Don Cheadle On ‘Miles Ahead’ & The “Financial Imperative” Of A White Co-Star – Berlin

Miles Ahead, Don Cheadle’s “impressionistic” days-in-the-life drama about jazz giant Miles Davis, continued its festival tour here in Berlin today where it’s screening as a Special Gala. This is famously a film that Cheadle — who directs, stars in, co-wrote and produces — had been trying to get made for a decade. In 2014, he turned to Indiegogo to crowdsource a funding gap, ultimately raising about $370K he told the press today. Without that money, the film wouldn’t have gone ahead, but Cheadle also noted that there was another imperative.

“There are different metrics by which those who are going to spend money on films determine if it’s a good risk or not, and there is a lot of apocryphal, not proven evidence that black films don’t sell overseas. Having a white actor in this film turned out to be a financial imperative,” he explained. “It was a component of getting to a certain number that would allow us a certain budget to get the film made. It’s one of the realities of the business we’re in.”

Ewan McGregor plays a Rolling Stone writer with whom Davis conspires to steal back his own music as he bursts out of his silent period and relives the years he had with his great love Frances Taylor (Emayatzy Corinealdi). Cheadle said he didn’t believe the narrative would have worked better without a white actor and had praise for his co-star. “I think it works great and particularly because of Ewan McGregor,” he said.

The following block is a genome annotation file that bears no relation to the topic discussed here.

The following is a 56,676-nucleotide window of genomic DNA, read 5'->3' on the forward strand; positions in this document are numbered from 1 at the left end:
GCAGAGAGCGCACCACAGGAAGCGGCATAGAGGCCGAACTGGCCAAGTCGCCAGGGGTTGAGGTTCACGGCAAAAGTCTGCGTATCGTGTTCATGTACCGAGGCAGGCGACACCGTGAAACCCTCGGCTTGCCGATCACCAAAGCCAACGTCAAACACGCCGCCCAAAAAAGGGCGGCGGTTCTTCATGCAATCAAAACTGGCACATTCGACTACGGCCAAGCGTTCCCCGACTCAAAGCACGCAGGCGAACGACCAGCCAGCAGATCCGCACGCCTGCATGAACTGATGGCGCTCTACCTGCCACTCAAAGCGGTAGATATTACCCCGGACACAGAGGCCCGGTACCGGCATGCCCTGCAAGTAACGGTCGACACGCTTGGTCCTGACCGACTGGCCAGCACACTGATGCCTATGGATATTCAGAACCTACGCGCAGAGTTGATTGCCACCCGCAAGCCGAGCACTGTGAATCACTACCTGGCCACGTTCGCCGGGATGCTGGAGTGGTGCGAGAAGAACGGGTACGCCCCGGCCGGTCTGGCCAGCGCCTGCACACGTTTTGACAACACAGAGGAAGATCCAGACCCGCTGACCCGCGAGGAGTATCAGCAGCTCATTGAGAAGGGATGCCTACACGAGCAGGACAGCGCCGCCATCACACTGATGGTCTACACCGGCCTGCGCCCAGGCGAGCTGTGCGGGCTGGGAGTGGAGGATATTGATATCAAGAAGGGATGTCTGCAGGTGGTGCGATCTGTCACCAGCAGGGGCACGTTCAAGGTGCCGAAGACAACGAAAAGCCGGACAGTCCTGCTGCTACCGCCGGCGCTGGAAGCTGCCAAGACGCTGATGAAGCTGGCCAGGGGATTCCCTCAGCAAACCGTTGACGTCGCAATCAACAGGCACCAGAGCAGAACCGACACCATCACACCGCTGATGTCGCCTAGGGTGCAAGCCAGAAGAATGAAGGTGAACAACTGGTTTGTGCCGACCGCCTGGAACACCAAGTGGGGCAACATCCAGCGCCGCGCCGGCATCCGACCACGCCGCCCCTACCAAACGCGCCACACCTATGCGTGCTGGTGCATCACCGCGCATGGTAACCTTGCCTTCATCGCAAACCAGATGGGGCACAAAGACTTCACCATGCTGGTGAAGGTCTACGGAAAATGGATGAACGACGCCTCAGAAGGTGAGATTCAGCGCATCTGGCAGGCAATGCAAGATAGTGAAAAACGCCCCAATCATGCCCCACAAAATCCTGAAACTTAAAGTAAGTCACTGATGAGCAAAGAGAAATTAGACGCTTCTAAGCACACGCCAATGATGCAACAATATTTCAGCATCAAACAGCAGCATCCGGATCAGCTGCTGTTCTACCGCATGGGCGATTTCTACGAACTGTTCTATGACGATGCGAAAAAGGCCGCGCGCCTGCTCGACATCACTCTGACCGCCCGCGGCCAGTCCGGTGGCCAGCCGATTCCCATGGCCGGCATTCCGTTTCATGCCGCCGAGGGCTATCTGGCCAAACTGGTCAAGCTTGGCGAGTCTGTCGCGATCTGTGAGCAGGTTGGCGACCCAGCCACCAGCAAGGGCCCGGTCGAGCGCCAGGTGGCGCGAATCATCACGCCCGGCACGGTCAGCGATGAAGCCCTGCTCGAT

Cheadle first “bumped into” Davis’ music when he was about 10 because his parents were fans. “It was the soundtrack of my life before I realized it was what I was listening to.” He started playing saxophone in the 5th grade and took up trumpet for Miles Ahead which he now calls “the new love of my life.”

With the film, there was a desire to make a movie that “felt like Miles Davis, not a documentary. I wanted it to be explosive and exciting like his music… I wanted to be in the skin of Miles Davis and attempt to do with my craft what he did with his.”

Inspirations for the filmmaking style came from Jaco Van Dormael’s Toto Le Héro, but not necessarily directors he’s worked with in the past. He spoke with Carl Franklin, Steven Soderbergh and Paul Thomas Anderson, among others, but “they all said the same thing: good luck,” a laughing Cheadle recounted.

Of turning to crowdfunding, Cheadle said, “It felt in a way kind of meta. Miles was about social music, connecting to the masses.” There will be a screening next month in Cincinnati which is one of the upsides for people who contributed. “We’re in the process of paying off the perks,” said Cheadle. Sony Pictures Classics opens Miles Ahead domestically on April 1.

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